Rev. Joseph M Cherry (Rev. Joe)
My name is Reverend Joe Cherry and I am the fairly new minister here at the Unitarian Universalist Society of Cleveland. Before moving to Cleveland I, and my partner the Reverend Denis Paul, lived in the Central Valley of California, where we both had ministries. Rev. Denis is currently the Developmental Minister at the East Shore Unitarian Universalist Church in Kirtland, OH.
If you’re like most people we’ve met, you’re asking some variation of the following question: “Why would anybody move from California to Cleveland?”
There were several factors in our decision to move to Ohio. Our geographic choice was inspired by our desire to move back closer to our families. But there were many church options available to us, and we chose the two churches we did for good reasons.
I chose to come to the Society because it’s a church that is open, friendly, and looking to break out into a new direction.
We don’t know what that new direction is yet, but we’re gathering our talents to move.
As for my part, if you’re reading this site, consider giving us a visit, I hope you do. In this congregation we have all sorts of theologies, from Atheism and Buddhism to Christianity and Pagan beliefs. Not sure what you believe? That’s okay, too.
I think that people come to a church because they’re looking for something. I know it’s why I did 20 years ago. I hadn’t really ever been to church, and I started going because I’d just moved to a new city and didn't know anybody.
If you claim to be “spiritual, but not religious,” check us out. We are religious, but not in the way perhaps you’re used to. Here you’ll hear the world’s religious texts given equal amounts of respect and reverence. The same goes for secular literature, sociology, history, etc.
Come by any Sunday at 10:45 a.m. for some musical meditation before service, or some coffee and conversation. Service starts at 11:00.
I’m sure I’d be delighted to meet you.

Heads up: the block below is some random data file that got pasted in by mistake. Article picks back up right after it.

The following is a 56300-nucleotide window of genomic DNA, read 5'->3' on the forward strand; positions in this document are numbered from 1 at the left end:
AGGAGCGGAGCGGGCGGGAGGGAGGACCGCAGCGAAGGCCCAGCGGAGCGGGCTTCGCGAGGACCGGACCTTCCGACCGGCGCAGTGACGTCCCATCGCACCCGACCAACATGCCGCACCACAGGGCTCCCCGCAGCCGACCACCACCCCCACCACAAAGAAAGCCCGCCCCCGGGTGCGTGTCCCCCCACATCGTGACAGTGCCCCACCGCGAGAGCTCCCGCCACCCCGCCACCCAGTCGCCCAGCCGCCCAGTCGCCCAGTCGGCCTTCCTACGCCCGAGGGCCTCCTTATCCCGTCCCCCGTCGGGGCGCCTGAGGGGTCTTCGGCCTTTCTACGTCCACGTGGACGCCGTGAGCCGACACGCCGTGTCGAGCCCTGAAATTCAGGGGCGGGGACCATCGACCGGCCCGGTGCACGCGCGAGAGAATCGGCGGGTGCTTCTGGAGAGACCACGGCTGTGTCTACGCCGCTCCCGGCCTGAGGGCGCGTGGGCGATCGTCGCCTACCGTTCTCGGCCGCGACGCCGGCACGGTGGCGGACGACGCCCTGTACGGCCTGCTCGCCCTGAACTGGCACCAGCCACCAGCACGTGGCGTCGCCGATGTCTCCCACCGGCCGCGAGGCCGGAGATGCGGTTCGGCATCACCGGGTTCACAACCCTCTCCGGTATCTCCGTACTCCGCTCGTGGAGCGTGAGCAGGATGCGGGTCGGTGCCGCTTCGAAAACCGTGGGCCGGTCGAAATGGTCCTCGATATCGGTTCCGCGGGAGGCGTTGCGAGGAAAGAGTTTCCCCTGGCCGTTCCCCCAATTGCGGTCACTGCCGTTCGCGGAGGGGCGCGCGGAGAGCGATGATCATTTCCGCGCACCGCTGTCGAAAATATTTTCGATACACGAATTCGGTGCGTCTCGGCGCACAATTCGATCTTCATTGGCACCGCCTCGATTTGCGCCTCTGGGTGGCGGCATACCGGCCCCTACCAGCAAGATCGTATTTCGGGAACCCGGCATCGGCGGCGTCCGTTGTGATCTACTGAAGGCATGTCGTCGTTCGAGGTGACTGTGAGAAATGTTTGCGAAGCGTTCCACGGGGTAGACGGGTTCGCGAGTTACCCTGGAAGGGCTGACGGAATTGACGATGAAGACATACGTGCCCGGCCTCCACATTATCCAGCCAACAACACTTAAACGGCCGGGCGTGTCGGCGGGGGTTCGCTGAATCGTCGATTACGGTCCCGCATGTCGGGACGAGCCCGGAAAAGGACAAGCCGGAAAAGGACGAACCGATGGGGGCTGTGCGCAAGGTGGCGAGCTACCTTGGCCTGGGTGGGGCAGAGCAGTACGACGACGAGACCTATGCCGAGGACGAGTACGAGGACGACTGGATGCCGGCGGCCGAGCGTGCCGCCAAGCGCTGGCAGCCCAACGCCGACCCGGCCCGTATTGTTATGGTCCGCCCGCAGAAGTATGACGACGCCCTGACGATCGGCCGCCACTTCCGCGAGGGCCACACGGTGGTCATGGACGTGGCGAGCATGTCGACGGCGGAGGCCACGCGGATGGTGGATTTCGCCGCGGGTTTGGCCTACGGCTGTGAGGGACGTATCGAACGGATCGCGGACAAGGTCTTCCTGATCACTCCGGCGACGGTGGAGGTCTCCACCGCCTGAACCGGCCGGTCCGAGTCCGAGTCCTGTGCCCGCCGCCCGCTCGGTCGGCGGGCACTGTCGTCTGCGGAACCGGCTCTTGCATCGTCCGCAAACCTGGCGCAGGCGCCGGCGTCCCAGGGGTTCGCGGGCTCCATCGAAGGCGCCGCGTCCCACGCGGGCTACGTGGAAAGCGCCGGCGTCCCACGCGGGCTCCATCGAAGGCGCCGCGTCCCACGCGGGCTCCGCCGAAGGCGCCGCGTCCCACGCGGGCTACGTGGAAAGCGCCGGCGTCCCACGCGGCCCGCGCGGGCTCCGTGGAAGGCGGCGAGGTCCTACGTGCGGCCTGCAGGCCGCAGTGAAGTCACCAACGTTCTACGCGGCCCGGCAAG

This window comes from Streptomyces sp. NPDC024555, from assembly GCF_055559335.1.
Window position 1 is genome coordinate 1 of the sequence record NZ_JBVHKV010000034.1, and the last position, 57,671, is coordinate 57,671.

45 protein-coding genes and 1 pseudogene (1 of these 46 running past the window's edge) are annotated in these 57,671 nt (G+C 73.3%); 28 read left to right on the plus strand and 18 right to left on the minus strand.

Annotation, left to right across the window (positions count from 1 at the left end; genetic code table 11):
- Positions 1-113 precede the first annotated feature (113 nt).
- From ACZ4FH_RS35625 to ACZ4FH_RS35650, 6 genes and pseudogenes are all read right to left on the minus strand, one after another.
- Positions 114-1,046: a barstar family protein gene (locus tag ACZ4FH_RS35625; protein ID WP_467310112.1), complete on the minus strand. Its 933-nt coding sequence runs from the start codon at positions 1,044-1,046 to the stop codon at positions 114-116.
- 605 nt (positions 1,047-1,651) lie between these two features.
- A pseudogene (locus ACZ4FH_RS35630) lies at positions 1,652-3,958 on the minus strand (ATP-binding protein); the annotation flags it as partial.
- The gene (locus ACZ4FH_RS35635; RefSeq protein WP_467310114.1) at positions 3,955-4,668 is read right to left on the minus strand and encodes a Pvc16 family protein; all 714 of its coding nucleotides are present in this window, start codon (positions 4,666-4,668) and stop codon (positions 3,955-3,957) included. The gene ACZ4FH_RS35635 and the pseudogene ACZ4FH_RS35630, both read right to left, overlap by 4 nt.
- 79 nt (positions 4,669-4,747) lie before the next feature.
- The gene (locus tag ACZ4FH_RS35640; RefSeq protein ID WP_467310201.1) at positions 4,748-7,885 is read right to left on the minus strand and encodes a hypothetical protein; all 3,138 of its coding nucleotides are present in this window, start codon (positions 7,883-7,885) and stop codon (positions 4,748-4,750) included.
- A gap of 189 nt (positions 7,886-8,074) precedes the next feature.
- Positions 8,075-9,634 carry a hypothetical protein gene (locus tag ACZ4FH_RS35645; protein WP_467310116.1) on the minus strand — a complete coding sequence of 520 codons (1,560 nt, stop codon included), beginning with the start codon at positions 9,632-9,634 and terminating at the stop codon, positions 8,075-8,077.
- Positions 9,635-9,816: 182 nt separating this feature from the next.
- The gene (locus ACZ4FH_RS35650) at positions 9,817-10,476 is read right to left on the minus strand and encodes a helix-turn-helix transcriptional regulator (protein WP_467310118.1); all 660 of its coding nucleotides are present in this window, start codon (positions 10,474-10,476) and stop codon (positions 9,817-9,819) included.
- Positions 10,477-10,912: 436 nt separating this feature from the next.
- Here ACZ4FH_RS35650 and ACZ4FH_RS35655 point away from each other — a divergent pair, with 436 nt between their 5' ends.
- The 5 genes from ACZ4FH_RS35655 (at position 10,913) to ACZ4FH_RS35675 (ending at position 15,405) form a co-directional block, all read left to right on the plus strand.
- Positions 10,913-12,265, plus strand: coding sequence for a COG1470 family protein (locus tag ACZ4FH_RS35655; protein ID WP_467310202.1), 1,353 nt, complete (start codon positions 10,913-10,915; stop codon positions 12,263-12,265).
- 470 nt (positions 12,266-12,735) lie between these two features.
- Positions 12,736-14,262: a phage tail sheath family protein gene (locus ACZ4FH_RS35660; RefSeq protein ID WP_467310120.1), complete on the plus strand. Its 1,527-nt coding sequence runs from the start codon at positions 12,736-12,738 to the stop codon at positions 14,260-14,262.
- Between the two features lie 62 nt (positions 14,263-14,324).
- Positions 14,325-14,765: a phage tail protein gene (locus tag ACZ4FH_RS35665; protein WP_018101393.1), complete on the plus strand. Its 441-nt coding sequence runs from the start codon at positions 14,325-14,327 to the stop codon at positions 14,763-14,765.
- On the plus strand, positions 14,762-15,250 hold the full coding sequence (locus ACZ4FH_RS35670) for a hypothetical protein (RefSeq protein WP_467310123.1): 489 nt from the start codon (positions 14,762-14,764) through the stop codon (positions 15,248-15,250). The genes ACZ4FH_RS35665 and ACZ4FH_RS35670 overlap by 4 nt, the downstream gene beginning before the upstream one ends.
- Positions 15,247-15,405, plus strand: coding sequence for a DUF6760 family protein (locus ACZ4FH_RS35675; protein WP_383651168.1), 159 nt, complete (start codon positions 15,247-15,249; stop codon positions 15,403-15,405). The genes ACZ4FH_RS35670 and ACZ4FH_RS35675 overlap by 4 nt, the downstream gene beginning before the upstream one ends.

Notes From Our Minister
The Beacon - March 1, 2015
I’ve always been a little partial toward March. There are a couple of reasons for it, I’m sure, not the least of them being that I was born in the month.
But I also love March for its budding greenery, for the promise that the snow will someday all melt. For days in the winds of Spring when kite flying is amazing.
As our planet re-awakens this month, let her teach you a lesson. Take time to refresh your own spirit. Make time to stretch yourself in ways you haven’t done in months because you too were hunkered down in the cold.
This month marks the 50th Anniversary of the Marches in Selma. On March 8th we will be joining Unitarian Universalist congregations across the nation in marking this date. March 11th marks the 50th Anniversary of the death of Rev. James Reeb, killed in Selma, and of a Unitarian Universalist wife and mother from Detroit. She was gunned down near Selma on March 25th for her part in working to end the oppression of African Americans. Her name was Viola Liuzzo, and her murder left 5 children behind.
Our service on March 8th will feature some personal recollections of that March in Selma from members and friends of the Society. It is my hope that through living history we can more deeply understand these events and that they can inspire us to continue to work toward justice for all in our own time.
May we always remember that the work we do in hopes of bringing our world further into balance is not the work of just one person, me or you, or even of a few people, us. Rather it has been the work of generations of people, each who have helped to inch the world closer to where our aspirations lie.
The moral arc of the universe is long, but it bends toward justice.
May we ever be prepared to lend a hand in its bending.
NOTES FROM OUR MINISTER ARCHIVES